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The Foundations Of Bureaucracy In Economic And Social Thought

The Foundations Of Bureaucracy In Economic And Social Thought

Bill Jenkins , Edward C. Page

Edited by the late Bill Jenkins, former Professor of Public Policy and Management, University of Kent, Canterbury, UK and Edward C. Page, Sidney and Beatrice Webb Professor of Public Policy, London School of Economics and Political Science, UK

Two volume set 2004 1,496 pp Hardback 978 1 84064 015 1

Hardback £441.00 on-line price £396.90

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Series: Elgar Mini Series






Description
‘When the review editor asked me whether I was interested in examining two volumes of edited articles with a total of around 1,500 pages my heart sank – another doorstop was on its way. Happily I can report to readers that these two volumes would be a worthwhile investment for anyone interested in the field of public administration and public policy. They provide a “one-stop shop” of all the major journal articles including some of the seminal pieces, in this area. . . Overall, these volumes make an excellent addition to any collection on public administration. The collection is comprehensive, the selection appropriate and the historical breadth wide. . . Put an order in now. You could do far worse, but you will rarely do much better than having these volumes in easy reach.’
– Scott Prasser, Public Administration Today

These two landmark volumes – prepared by leading authorities in the field – locate bureaucracy in its proper historical and theoretical context. They demonstrate that far from being a spent force bureaucratic organisations and processes are, and will continue to be, of central importance in the new millennium.

Contents
63 articles, dating from 1939 to 1999 Contributors include: M. Crozier, A. Downs, C. Hood, H. Kaufman, H. Mintzberg, R.A.W. Rhodes, G. Ritzer, R. Rose, E. Suleiman, K. Wittfogel

Further information

‘When the review editor asked me whether I was interested in examining two volumes of edited articles with a total of around 1,500 pages my heart sank – another doorstop was on its way. Happily I can report to readers that these two volumes would be a worthwhile investment for anyone interested in the field of public administration and public policy. They provide a “one-stop shop” of all the major journal articles including some of the seminal pieces, in this area. . . Overall, these volumes make an excellent addition to any collection on public administration. The collection is comprehensive, the selection appropriate and the historical breadth wide. . . Put an order in now. You could do far worse, but you will rarely do much better than having these volumes in easy reach.’
– Scott Prasser, Public Administration Today

These two landmark volumes – prepared by leading authorities in the field – locate bureaucracy in its proper historical and theoretical context. They demonstrate that far from being a spent force bureaucratic organisations and processes are, and will continue to be, of central importance in the new millennium.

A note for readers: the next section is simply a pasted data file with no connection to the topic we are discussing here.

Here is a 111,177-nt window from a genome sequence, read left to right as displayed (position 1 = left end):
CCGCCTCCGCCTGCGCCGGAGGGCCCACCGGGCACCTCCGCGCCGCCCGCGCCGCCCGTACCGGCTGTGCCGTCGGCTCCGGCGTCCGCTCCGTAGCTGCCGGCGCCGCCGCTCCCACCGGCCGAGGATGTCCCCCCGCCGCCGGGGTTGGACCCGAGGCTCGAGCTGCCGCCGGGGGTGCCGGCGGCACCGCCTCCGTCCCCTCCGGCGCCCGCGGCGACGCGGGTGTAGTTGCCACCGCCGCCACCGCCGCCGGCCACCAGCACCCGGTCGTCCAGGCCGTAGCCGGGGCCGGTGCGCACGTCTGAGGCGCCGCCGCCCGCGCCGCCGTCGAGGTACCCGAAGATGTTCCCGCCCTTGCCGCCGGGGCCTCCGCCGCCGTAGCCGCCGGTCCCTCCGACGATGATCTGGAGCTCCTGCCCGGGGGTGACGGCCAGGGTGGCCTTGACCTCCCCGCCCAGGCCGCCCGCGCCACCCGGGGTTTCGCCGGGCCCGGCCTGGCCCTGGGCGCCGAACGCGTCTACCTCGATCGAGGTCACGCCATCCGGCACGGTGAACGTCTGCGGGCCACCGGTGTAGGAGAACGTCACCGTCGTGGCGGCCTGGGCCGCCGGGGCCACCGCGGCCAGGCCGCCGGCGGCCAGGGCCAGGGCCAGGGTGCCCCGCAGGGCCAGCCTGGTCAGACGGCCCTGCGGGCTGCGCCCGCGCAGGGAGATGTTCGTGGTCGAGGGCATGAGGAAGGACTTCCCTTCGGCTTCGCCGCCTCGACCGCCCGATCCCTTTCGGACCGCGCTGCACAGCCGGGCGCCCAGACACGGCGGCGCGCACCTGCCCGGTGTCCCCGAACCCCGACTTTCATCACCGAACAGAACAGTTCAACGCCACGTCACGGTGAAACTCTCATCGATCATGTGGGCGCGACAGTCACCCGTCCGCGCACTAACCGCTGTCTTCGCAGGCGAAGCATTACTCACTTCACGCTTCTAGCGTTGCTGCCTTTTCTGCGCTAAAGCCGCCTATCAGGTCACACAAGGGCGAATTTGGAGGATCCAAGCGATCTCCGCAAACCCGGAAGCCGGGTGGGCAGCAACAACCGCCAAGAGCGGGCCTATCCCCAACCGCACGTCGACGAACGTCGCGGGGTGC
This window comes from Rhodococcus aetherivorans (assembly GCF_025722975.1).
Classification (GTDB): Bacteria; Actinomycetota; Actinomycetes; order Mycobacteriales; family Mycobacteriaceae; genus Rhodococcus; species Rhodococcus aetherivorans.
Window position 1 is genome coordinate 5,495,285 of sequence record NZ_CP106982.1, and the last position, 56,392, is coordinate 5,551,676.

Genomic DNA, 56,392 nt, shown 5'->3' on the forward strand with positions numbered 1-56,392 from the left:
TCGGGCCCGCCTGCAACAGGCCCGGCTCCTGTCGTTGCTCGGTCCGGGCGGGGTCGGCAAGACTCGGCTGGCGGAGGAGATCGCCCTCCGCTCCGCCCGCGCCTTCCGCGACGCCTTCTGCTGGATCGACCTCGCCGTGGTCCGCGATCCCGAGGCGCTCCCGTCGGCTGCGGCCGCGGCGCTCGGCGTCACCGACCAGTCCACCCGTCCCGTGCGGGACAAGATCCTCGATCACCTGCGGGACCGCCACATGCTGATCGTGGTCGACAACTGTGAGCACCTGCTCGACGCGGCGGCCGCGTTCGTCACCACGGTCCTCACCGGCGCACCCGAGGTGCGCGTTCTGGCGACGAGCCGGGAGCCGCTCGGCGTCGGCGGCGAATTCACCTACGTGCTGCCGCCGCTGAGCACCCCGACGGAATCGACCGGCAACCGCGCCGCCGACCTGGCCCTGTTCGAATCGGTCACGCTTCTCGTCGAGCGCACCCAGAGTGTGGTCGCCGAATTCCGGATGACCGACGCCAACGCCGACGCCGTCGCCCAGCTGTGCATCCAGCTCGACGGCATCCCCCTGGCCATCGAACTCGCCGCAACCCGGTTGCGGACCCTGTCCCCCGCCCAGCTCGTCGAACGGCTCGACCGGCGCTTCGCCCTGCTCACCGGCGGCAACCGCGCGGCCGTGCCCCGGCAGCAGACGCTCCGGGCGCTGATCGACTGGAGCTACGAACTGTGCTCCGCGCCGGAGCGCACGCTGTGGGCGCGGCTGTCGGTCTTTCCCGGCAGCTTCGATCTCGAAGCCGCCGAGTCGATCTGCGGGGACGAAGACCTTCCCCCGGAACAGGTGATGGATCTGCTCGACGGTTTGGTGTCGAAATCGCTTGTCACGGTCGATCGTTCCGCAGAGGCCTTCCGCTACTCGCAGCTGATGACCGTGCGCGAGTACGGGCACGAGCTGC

Volume I outlines both the changing historical forms of bureaucracy and its operation in contemporary political systems before moving on to examine the detail of bureaucratic structures and processes. Volume II discusses bureaucrats in action and the political dimensions of bureaucratic power. In addition it explores the various critiques of bureaucracy before analysing the recent agendas for bureaucratic reform and the strengths and weaknesses of alternative structures.

These two authoritative volumes will be essential reading for political scientists, historians, organisational and administrative theorists and students of public sector management old and new.

Full table of contents

Contents:
Volume I
Acknowledgements
Introduction Bill Jenkins and Edward C. Page
PART I BUREAUCRACY: BLESSING OR CURSE?
1. M.W. Jackson (1986), ‘Bureaucracy in Hegel’s Political Theory’
2. Stephen Miller (1977/78), ‘Bureaucracy Baiting’
3. Herbert Kaufman (1981), ‘Fear of Bureaucracy: A Raging Pandemic’
4. Richard Hartwig (1990), ‘The Paradox of Malevolent/Benevolent Bureaucracy’
5. John Greenaway (1992), ‘British Conservatism and Bureaucracy’
PART II CHANGING HISTORICAL FORMS OF BUREAUCRACY
6. Karl A. Wittfogel (1957), excerpt from Oriental Despotism: A Comparative Study of Total Power
7. William C. Beyer (1959), ‘The Civil Service of the Ancient World’
8. C. Warren Hollister and John W. Baldwin (1978), ‘The Rise of Administrative Kingship: Henry I and Philip Augustus’
9. Brian Chapman (1959), ‘Historical Introduction’
10. C.J. Freidrich (1939), ‘The Continental Tradition of Training Administrators in Law and Jurisprudence’
11. S.E. Finer (1952), ‘Patronage and the Public Service: Jeffersonian Bureaucracy and the British Tradition’
12. John Markoff (1975), ‘Governmental Bureaucratization: General Processes and an Anomalous Case’
13. Richard Rose (1976), ‘On the Priorities of Government: A Developmental Analysis of Public Policies’
PART III BUREAUCRACY IN CONTEMPORARY POLITICAL SYSTEMS
14. Alfred G. Meyer (1961), ‘USSR, Incorporated’
15. Gerd Spittler, ‘Administrative Despotism in Peasant Societies’
16. George J. Szablowski and Hans-Ulrich Derlien (1993), ‘East European Transitions, Elites, Bureaucracies, and the European Community’
17. Klaus H. Goetz and Helen Z. Margetts (1999), ‘The Solitary Center: The Core Executive in Central and Eastern Europe’